• She is having a double mastectomy one week from today.
  • She doesn’t like putting herself first or exercising, but she’s trying her best to turn that around.
  • She has never taken a sip of alcohol or smoked a single thing in her life.
  • She recently celebrated a 40th wedding anniversary with my dad.
  • She is shorter than me.
  • She is smart.
  • Her daily positive humor is something we should all aspire to.
  • She is hilarious.

Isn’t she awesome?

Now, if you want to be one of my mom’s kids for the week, please send her a Mother’s Day greeting in the comment section below.

But sorry… After Mother’s Day next week, she’s all mine again.

Love you, Mom!

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Homeland, Argo, Zero: Scary Stuff

I’m back in the States for six and a half weeks. Visiting friends, helping my mom, spending time with my parents in my hometown childhood home. Also catching up on American culture. So I’ve started watching Homeland from the beginning. Great show. I’m on the 6th episode.

Someone please tell me there are Arab good guys on this show eventually.

In six hours of storyline, every single Arab character has been fearsome, brutish, or dirty, nasty, or sexist and sex hungry, materialistic. At least two men were portrayed as one-dimensional, with that dimension being evil. The characters I speak of (mostly men) are said to be Saudi princes and seedy entourage, Pakistani or Afghani criminals, and nondescript “terrorist” types. Flashes of bearded Arabs torturing White and Black American heroes.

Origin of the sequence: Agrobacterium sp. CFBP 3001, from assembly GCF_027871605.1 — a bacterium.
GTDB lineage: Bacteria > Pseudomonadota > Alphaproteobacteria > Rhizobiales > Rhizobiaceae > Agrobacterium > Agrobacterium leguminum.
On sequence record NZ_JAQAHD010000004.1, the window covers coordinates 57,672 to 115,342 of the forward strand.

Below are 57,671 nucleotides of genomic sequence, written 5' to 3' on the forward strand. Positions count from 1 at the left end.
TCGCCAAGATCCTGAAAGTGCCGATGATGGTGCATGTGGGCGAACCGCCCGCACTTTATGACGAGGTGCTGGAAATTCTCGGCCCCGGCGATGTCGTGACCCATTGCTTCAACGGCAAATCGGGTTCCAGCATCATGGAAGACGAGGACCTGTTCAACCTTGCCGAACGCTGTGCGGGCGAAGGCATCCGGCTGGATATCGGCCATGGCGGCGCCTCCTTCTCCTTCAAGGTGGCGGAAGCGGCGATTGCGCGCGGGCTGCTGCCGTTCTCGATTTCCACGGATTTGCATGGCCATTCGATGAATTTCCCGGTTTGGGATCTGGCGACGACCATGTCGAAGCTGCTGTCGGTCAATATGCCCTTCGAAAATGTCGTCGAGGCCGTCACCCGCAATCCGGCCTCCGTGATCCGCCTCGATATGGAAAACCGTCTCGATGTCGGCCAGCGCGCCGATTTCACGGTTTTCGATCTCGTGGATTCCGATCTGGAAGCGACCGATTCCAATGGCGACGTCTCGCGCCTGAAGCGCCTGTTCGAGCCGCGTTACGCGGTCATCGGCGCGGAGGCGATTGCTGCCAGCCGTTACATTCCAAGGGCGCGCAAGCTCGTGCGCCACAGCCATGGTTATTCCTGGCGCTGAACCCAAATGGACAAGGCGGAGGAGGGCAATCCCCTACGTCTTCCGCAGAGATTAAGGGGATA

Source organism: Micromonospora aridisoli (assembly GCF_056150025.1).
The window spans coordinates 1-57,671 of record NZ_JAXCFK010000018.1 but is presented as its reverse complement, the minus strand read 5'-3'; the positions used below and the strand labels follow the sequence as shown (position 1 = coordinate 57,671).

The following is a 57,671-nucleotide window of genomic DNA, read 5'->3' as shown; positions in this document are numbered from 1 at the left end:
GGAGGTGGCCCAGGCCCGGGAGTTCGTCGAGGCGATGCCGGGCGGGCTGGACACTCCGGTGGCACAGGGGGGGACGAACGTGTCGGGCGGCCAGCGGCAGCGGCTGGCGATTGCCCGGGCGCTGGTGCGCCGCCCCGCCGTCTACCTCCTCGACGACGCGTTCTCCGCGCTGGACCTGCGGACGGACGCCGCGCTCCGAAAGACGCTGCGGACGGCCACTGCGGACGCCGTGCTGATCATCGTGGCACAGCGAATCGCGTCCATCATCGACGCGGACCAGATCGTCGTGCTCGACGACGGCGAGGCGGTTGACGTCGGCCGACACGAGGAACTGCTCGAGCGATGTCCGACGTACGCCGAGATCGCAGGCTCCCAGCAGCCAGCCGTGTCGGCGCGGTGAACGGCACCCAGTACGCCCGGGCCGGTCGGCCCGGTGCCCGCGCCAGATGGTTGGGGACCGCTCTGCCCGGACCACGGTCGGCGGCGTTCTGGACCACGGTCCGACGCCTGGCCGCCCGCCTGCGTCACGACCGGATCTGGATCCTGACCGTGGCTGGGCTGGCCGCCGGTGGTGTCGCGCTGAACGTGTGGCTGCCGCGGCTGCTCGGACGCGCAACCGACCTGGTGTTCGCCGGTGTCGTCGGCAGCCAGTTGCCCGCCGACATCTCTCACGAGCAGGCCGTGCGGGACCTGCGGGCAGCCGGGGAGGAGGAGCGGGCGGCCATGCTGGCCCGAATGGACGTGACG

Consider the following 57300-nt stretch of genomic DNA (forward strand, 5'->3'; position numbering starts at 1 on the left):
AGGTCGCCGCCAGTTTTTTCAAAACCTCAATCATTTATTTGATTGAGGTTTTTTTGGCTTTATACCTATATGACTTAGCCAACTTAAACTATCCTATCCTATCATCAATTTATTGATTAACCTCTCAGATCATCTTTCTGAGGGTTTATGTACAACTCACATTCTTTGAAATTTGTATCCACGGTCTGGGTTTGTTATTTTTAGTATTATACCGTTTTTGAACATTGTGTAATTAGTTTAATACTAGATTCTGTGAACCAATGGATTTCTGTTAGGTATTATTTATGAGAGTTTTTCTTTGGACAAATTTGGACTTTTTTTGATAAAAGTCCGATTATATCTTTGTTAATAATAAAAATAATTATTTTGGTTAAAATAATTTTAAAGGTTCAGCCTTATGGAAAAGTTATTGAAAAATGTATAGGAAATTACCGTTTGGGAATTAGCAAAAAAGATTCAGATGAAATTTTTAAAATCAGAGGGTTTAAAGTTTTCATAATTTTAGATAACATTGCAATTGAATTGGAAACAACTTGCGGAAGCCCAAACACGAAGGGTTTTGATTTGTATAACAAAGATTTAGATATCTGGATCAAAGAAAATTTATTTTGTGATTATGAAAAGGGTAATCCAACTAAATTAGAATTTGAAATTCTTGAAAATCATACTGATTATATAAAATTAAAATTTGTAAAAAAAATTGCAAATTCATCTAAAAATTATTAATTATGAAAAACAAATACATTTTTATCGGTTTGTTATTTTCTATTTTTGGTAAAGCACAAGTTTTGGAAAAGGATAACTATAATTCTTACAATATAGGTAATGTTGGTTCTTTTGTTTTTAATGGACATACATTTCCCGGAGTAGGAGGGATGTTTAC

Not all the bad guys on this show so far are Arab guys. Some are White ladies. Some are unknown. But not a single Arab is good, or even remotely redeemable. Odd.

I found this to be a trend with two high-profile 2012 films as well… Argo and Zero Dark Thirty. The year of scary, scary, angry Arabs and Persians. Threatening Muslims. And a majority of my friends and family rave about these movies. I agree Argo and Zero Dark Thirty are well-done in some respects, but I fear that they spread fear.

Here is an online exchange I caught amongst a good friends:

“Is this photo from Argo? I watched that Friday and I’m still stressed from all the hate.”

“This is prime 1980 Ben Affleck from Argo. Do you mean the hate in the movie? Pair Argo with Zero Dark Thirty and you gots yourself some anti-Americanism!”

“Yes the hate! The angry mob mentality kept me up half the night. My whole body hurt. It was so real and so uncomfortable.”

“My friend Shawn just spent some time in Cairo during the Bengazi stuff. Scary. She is a brave, brave gal.”

I had to step in and write, “Not too scary actually. There is goodness in the world, even when you don’t expect it.” Then I linked to my post from the storming of the U.S. Embassy in Cairo to illustrate my point. Most Egyptians I have met are gracious; but even the angry Salafi anti-American protesters burning the U.S. flag were kind to me and open to healthy conversation.

Back to Homeland. One scene in particular made my ears perk up. It was a suspenseful scene when the questionable White hero is seen purchasing a prayer rug and performing Salah (the Muslim prayer) secretly in his garage. An eery, curious moment. Has he been turned by the terrorists’ torture? Has he become Muslim? Is he up to no good? The answers are unknown, but seeing him pray, it is oddly scary.

Even I, a person with many Arab and Muslim friends from the UK to the Netherlands to Egypt to Libya to the US, started questioning those friends. I am deeply embarrassed to admit this. But Homeland is effective.

Sad.